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BW21

Pocklington Canal Company

Description

Records of the Pocklington Canal Company: plans and sections of the intended canal 1814.

Date

1814

Reference code

BW21

Access Status

These records are available immediately for research

Administrative /‚Äč Biographical history

In 1777 there were plans for a canal from from the River Derwent to Pocklington, but nothing came of this until 1801. Henry Eastburn was then employed to survey two possible routes from the River Derwent to Pocklington and from the River Derwent to Howden. The first route was settled on. William Chapman presented the report in 1802, reviving the Howden idea. This was in direct opposition to Earl Fitzwilliam, the owner of the Derwent Navigation. The idea was quietly dropped, to be revived by Earl Fitzwilliam himself. He ordered a survey from the River Derwent to Pocklington which was undertaken by the younger George Leather from 1813 to 1814. The canal was planned to end on the turnpike short of Pocklington. In 1815 the Act was passed and work began with George Leather as engineer. The canal opened in 1818 and was 9 1/2 miles long with 9 locks. The junction with the tidal Derwent was at East Cottingwith, where an entrance lock was constructed. The canal's main water supply came from Pocklington Beck at the head of the canal and also from the beck at the tail of Thornton lock. There were 2 branches to Melbourne and to Bielby. Traffic on the canal was small as it was so rural. It was bought by the York & North Midland Railway in 1848, which became part of the Great Eastern Railway in 1854. Traffic declined, the last keel passing in 1932, the canal having become badly silted. In 1948 ownership passed to the British Transport Commission, and in 1962 to the British Waterways Board. In 1969 the Pocklington Canal Amenity Society was formed to restore the canal for the use of pleasure craft. Cottingwith lock was reopened in 1972. For further information on the Pocklington Canal see Edward Paget-Tomlinson's 'The Illustrated History of Canals & River Navigations' and Charles Hadfield's 'The Canals of Yorkshire and North East England'.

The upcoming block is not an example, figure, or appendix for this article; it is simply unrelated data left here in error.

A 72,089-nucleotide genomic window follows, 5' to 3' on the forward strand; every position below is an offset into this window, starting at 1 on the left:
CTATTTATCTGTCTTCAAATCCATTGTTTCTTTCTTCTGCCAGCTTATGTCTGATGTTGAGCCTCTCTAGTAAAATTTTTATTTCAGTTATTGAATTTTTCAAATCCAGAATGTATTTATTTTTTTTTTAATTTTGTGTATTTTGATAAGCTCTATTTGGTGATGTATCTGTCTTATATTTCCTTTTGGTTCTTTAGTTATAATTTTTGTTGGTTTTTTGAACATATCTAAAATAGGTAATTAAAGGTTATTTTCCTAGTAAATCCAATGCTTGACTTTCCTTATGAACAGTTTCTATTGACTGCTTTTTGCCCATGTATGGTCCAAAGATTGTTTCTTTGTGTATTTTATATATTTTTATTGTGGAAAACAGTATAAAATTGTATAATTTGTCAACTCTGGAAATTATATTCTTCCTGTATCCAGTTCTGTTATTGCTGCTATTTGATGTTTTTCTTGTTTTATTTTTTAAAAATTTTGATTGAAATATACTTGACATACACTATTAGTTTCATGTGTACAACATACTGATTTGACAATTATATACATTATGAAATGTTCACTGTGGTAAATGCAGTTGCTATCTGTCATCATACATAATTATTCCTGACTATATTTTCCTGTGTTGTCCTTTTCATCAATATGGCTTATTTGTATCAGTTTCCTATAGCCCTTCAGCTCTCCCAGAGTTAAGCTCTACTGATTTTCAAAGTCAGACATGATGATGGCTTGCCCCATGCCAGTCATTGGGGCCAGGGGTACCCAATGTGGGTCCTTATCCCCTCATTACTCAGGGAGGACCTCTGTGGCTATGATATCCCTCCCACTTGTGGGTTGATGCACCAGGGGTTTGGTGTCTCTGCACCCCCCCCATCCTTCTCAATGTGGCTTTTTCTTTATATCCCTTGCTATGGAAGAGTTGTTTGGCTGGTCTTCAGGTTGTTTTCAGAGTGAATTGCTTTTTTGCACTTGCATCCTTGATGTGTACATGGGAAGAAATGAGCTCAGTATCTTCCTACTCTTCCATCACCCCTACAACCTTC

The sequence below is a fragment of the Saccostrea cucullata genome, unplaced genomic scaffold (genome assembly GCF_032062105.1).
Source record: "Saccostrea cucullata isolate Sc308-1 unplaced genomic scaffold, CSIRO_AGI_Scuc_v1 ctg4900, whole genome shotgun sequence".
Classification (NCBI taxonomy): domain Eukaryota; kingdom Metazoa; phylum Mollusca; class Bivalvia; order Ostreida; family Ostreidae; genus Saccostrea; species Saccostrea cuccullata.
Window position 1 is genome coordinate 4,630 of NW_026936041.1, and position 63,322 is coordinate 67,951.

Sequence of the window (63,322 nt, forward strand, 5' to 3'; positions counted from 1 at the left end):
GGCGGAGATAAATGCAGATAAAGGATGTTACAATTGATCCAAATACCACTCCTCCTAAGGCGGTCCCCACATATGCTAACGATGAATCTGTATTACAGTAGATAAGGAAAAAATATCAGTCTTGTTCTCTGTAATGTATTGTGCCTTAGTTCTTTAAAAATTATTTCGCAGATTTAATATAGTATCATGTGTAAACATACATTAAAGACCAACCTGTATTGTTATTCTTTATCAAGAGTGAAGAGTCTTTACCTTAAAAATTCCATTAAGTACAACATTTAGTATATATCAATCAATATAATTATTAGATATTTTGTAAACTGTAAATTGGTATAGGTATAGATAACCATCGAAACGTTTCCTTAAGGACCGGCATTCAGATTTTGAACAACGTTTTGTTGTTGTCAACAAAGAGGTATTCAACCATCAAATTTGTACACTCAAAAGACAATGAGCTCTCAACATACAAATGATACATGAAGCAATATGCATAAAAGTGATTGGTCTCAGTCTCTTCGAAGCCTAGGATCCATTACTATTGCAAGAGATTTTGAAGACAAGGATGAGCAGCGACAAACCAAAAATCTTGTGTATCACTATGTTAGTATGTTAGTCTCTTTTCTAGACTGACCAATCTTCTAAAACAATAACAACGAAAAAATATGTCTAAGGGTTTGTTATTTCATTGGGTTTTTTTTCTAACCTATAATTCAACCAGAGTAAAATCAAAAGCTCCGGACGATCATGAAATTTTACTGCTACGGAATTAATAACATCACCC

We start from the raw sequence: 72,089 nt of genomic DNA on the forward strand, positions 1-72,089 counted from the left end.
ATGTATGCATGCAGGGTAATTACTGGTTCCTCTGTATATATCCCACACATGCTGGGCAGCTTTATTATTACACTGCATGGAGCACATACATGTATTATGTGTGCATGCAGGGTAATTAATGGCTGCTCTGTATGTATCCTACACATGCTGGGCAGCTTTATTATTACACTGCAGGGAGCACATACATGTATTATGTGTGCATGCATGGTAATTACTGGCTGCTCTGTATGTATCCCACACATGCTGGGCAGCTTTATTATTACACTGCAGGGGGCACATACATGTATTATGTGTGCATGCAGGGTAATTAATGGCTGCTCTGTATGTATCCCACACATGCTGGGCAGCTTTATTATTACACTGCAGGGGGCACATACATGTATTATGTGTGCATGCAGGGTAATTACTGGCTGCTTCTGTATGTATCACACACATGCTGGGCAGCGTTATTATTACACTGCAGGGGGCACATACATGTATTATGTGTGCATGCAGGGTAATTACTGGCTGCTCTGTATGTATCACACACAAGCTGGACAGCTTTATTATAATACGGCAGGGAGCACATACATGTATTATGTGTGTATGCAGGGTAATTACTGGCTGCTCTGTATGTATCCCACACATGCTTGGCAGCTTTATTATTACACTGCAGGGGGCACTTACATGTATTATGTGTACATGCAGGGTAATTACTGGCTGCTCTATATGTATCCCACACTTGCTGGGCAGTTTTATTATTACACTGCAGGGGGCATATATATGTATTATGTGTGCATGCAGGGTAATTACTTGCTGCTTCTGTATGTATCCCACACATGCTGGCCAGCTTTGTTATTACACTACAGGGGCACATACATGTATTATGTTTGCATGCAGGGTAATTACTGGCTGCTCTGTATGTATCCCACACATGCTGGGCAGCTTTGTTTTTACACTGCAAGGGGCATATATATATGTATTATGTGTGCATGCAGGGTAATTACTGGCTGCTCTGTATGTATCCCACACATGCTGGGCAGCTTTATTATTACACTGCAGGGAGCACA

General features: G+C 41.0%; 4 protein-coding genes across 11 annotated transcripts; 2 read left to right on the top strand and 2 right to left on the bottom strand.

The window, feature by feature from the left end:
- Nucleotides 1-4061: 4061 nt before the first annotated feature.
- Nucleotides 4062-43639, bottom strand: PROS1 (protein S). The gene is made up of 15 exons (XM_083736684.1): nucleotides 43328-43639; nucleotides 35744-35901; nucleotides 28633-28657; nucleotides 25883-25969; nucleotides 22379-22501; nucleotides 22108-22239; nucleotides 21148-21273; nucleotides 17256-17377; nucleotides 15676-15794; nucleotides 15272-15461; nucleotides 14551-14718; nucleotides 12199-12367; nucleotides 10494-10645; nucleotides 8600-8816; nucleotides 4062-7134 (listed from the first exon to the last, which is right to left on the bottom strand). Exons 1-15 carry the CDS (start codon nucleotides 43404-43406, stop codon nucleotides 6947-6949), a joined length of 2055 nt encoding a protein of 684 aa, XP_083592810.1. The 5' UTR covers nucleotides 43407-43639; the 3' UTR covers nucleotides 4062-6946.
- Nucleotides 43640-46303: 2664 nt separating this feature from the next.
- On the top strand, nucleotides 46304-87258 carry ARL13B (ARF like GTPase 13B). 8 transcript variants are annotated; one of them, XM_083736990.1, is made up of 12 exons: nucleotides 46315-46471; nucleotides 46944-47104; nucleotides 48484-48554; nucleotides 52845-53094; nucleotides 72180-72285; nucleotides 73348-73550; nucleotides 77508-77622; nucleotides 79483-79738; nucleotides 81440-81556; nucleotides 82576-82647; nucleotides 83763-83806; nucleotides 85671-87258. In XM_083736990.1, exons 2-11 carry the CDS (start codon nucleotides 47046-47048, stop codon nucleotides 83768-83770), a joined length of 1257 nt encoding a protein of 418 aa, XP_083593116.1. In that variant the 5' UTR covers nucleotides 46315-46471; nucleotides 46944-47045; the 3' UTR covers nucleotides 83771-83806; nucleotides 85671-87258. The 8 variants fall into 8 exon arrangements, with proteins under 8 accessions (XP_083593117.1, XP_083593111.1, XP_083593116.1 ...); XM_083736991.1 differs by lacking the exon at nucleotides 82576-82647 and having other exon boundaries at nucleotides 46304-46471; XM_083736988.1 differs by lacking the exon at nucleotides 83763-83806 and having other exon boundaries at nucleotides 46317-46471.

System of arrangement

It has not been possible to ascertain any original structure of record-keeping from the small number of records held for this company. The fonds has therefore been arranged in chronological order.

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